In this paper I consider, in connection with dementia, two views of the person. One view of the person is derived from Locke and Parfit. This tends to regard the person solely in terms of psychological states and his/her connections. The second view of the person is derived from a variety of thinkers. I have called it the situated-embodied-agent view of the person. This view, I suggest, more readily squares with the reality of clinical experience. It regards the person as embedded in a history and culture. The human person is also an embodied agent. I contend that this view encourages a more appropriate approach towards the ethical issues that arise in dementia and towards people with dementia.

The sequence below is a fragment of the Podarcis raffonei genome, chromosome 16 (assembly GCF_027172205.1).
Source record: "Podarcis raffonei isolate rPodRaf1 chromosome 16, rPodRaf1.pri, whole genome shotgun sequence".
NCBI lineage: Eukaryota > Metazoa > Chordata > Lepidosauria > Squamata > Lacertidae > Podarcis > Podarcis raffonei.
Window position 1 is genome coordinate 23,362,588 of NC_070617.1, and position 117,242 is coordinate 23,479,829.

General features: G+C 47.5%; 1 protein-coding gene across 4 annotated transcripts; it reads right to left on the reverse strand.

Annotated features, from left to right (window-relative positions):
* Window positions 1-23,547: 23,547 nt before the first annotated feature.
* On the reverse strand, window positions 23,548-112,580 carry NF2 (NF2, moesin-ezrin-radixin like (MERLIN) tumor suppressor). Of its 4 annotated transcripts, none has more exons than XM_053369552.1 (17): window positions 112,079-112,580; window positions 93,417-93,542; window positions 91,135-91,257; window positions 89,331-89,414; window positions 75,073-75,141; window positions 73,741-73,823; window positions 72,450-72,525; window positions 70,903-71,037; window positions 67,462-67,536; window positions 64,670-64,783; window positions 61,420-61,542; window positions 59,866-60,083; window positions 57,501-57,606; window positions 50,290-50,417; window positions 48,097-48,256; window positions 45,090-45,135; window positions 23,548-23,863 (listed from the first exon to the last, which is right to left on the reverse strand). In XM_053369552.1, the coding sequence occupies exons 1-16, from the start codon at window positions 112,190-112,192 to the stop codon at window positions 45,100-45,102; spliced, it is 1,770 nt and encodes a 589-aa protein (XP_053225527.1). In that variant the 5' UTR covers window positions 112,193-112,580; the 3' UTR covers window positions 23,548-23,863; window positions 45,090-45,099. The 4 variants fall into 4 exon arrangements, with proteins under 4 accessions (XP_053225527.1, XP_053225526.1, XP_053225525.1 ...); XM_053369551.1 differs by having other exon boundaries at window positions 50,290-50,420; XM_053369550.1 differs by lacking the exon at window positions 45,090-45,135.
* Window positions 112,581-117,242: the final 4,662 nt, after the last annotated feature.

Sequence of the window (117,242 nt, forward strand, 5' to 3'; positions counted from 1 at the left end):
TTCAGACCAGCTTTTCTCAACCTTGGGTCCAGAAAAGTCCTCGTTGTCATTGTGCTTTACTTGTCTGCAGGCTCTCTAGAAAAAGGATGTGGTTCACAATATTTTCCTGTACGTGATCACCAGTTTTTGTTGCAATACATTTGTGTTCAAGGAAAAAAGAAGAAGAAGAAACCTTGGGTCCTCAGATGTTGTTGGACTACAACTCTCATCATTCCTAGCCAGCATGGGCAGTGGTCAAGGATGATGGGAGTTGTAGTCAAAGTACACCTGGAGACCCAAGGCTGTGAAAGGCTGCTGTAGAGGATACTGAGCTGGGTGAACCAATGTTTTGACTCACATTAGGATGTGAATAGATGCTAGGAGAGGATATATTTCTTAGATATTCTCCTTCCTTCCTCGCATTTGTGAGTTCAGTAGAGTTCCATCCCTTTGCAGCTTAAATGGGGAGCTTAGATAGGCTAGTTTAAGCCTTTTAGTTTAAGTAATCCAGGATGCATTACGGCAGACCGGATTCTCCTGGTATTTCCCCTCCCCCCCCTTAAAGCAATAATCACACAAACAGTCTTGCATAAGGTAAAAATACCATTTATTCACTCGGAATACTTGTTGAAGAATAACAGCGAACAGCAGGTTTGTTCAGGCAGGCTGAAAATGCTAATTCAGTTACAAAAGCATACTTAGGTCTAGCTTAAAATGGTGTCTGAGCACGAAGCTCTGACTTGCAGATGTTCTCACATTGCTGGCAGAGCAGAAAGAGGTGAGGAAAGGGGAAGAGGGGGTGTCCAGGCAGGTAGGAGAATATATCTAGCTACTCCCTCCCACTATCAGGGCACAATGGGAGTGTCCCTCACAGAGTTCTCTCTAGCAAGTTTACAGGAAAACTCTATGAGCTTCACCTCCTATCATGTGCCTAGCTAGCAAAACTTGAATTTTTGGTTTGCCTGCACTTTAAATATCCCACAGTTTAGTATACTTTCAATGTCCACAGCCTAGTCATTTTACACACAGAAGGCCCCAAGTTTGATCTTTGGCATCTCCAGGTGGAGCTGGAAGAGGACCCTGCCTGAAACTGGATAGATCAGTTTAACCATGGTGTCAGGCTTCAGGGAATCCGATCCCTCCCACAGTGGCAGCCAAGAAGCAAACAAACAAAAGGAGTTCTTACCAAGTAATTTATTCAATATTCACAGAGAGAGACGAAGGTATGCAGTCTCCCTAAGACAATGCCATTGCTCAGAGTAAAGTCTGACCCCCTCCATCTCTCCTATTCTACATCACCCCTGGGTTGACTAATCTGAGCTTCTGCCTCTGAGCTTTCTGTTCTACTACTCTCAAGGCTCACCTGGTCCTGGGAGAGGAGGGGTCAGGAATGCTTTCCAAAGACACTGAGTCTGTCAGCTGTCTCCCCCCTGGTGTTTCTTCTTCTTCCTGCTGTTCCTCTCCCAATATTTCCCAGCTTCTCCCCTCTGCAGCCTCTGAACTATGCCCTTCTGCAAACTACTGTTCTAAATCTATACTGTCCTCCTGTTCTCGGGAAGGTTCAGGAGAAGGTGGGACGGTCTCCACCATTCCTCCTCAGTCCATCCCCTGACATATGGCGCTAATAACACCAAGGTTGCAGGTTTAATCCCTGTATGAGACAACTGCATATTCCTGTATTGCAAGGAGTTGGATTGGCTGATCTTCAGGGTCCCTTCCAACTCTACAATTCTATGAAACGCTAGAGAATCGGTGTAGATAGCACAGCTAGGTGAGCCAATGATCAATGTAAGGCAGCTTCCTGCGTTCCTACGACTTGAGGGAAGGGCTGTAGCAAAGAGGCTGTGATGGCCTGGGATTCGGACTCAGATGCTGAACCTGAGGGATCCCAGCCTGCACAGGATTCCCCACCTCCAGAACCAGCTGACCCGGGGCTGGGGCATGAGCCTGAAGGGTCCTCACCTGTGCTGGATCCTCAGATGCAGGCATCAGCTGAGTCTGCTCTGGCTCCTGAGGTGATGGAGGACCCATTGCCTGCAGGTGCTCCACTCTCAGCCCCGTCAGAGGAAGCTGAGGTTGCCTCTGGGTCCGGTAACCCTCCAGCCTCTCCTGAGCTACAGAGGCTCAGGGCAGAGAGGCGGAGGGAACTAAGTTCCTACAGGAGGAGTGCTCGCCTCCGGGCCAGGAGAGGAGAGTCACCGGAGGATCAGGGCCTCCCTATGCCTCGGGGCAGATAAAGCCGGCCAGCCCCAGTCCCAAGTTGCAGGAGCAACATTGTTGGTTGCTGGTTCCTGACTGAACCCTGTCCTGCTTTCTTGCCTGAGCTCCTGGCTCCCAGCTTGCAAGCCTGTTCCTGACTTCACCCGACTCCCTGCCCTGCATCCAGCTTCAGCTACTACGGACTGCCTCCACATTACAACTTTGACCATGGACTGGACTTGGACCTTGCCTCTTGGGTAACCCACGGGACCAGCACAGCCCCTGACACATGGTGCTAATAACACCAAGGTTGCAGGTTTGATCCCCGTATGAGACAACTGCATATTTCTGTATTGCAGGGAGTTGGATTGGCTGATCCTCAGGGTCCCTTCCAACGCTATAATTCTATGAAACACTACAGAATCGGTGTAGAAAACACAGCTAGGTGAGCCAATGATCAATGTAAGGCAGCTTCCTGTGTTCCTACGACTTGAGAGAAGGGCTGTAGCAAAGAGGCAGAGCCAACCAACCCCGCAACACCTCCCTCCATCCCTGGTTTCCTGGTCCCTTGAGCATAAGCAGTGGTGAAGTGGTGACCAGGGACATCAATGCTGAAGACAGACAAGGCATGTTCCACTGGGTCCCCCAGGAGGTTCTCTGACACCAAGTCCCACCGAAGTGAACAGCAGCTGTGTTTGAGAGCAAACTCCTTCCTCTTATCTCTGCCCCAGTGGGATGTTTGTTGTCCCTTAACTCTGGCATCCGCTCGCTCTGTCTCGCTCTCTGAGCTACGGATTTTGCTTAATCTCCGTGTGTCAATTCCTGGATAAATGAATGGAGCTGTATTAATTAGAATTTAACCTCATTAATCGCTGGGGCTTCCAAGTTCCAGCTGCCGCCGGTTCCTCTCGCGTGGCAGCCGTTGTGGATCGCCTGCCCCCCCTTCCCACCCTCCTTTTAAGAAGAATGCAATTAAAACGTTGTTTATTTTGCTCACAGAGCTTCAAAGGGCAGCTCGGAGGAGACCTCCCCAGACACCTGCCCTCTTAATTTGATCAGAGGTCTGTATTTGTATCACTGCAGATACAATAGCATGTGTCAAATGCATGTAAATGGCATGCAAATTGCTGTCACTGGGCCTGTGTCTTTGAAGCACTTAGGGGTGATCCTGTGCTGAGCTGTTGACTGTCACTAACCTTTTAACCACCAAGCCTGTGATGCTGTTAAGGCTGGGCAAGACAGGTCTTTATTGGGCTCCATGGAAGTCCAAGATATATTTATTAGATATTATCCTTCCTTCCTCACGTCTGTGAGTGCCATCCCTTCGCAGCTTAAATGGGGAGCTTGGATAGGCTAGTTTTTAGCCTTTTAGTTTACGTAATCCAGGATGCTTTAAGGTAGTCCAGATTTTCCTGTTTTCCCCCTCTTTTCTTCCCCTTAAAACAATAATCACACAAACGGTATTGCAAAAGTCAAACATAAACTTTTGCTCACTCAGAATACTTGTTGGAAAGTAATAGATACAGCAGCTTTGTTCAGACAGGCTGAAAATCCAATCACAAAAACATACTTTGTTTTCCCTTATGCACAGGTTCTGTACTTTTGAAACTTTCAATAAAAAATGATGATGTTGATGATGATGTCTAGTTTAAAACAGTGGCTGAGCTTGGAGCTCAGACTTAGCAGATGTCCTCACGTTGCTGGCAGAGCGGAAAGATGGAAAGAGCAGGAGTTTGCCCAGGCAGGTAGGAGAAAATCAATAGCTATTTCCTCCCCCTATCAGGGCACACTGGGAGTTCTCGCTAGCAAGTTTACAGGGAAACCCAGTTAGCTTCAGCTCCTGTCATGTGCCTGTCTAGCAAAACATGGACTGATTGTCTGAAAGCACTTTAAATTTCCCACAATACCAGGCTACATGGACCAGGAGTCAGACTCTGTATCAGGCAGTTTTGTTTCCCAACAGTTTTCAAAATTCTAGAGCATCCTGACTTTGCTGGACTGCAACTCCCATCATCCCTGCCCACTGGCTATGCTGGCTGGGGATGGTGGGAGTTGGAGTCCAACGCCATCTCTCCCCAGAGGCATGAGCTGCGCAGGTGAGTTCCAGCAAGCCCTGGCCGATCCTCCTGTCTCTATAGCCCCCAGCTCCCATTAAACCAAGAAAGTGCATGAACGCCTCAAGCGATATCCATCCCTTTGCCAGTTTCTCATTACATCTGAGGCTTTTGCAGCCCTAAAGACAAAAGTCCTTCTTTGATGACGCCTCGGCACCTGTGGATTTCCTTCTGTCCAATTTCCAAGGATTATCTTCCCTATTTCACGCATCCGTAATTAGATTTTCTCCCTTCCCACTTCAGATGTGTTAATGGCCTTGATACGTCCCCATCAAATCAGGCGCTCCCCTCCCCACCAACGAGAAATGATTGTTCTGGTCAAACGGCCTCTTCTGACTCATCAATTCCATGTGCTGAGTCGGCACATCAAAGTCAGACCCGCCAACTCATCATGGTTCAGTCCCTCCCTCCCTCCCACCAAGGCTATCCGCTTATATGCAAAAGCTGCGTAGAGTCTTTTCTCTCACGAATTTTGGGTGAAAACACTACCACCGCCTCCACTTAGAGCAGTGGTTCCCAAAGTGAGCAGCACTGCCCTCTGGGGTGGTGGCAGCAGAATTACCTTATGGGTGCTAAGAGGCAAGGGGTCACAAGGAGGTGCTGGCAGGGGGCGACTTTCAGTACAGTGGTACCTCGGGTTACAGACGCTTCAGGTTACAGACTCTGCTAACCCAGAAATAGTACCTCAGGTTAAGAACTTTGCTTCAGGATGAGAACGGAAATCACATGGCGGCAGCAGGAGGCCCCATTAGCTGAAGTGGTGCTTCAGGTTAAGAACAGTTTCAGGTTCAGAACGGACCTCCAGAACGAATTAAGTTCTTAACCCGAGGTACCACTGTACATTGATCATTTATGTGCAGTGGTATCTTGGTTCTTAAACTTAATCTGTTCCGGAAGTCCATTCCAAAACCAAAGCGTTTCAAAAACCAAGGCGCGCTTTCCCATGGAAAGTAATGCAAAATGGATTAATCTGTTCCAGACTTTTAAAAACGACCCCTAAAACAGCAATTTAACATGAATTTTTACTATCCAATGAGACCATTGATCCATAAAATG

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Dr Julian C Hughes, PhD, MA, MRCPsych, is a Consultant in Old Age Psychiatry at Newcastle General Hospital, an Honorary Clinical Lecturer at Newcastle University and a Research Fellow at The Oxford Centre for Ethics and Communication in Health Care Practice (ETHOX).
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